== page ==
This will ask iTunes to emit a beep, then to present the file chooser window. The chosen path will be printed to the standard output on success, otherwise an exception will be raised (if the user cancels the window for example).
#merge works like OSA.app(). You can also provide either the signature, bundle ID or full path to a scriptable addition using respectively the :signature, :bundle_id or :path keys/values.
RubyOSA can controls scriptable applications running on other machines.
The Remote Apple Events option must be checked in the Sharing preferences pane on the remote machine.
Then, you need to supply to RubyOSA the address of the machine when getting your application object:
app = OSA.app('iTunes', :machine => 'my-remote-machine.local') app.play
An authentication window will appear asking you for the username and password of your remote account. If the authentication succeeded, RubyOSA will download the scriptable definition of the remote application, and then acts as normal, except that events will be sent to the remote computer instead of the local one.
If you want to avoid the authentication window you can pass the username and password to RubyOSA directly:
app = OSA.app('iTunes', :machine => 'my-remote-machine.local', :username => 'John Foo', :password => 'johnfoo42') app.play
Note that you can only control remote applications by providing their names. Trying to provide the signature, bundle ID or even the path on the remote machine won’t work (for now).
The OSA module provides some global variables that you can set to change the behavior of RubyOSA.
|OSA.lazy_events||true||Controls whether OSA proxy objects are resolved on demand, or always. By default objects are only resolved on demand, when necessary. Setting this variable to false will force every object returned by RubyOSA to be resolved. This may affect the performance of your program as one or more extra Apple events will be sent.|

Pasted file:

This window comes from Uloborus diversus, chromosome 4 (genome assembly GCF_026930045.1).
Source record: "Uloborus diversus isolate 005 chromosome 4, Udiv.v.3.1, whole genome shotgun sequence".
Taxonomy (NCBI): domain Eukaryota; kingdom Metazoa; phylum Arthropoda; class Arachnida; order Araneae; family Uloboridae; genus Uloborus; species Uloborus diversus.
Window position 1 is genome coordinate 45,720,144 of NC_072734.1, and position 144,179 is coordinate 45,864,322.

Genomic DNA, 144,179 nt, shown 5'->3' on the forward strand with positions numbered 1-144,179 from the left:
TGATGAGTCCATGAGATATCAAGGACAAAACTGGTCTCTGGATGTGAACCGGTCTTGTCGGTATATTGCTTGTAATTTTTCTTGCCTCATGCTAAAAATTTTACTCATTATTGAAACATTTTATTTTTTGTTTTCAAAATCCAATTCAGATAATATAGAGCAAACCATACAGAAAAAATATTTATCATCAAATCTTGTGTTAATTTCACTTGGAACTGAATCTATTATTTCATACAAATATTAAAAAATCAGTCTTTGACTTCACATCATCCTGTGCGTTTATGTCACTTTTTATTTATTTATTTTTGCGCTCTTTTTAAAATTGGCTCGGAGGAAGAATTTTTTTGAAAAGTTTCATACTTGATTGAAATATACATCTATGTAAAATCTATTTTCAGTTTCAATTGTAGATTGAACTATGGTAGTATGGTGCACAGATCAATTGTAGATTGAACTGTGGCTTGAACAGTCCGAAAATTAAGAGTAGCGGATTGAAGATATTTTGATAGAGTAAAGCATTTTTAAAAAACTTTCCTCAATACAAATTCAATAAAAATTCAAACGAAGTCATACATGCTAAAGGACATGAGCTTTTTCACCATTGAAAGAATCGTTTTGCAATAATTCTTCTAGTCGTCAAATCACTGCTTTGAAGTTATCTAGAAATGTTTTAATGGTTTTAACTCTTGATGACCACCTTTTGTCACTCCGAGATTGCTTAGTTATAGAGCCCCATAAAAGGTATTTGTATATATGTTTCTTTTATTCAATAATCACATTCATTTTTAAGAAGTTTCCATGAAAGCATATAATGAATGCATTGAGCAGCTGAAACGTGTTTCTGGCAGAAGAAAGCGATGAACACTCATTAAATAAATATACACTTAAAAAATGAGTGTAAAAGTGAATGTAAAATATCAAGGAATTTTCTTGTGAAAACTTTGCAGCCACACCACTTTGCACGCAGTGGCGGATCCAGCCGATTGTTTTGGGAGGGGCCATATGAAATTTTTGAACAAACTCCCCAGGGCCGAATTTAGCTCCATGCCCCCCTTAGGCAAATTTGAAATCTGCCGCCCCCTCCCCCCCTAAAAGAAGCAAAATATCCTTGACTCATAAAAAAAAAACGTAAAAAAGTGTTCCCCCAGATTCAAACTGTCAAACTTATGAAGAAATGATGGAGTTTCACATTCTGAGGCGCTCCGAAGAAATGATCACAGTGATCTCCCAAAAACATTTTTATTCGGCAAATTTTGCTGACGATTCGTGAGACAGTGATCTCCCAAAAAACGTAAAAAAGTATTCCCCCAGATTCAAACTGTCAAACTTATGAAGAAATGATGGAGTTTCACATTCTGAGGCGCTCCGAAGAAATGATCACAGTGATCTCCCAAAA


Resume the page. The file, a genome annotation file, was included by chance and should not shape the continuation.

|OSA.utf8_strings||false||Controls whether strings will be encoded as Unicode or ASCII. By default strings are encoded in ASCII as some applications cannot handle Unicode strings.|
|OSA.timeout||-1||Controls the timeout duration of Apple events sent by RubyOSA. The value is expressed in ticks. By default it’s set to -1 which means about one minute. -2 means that there is no timeout.|
|OSA.wait_reply||nil||Controls whether RubyOSA should expect a result from the Apple events it will send. When set to nil, the default, it will determine this from the scriptable definition. However, it’s pretty rare but you may encounter a malformed application command. You can therefore either set this variable to true or false to force RubyOSA to send back or not a return value.|
You set these settings like this:
OSA.timeout = -1 app.do_something
For your convenience, we added an API to change one or more settings only for a given scope:
OSA.set_params(:timeout => -1, :lazy_events => false) do app.do_something app.do_something_again end # Here the settings will get their original values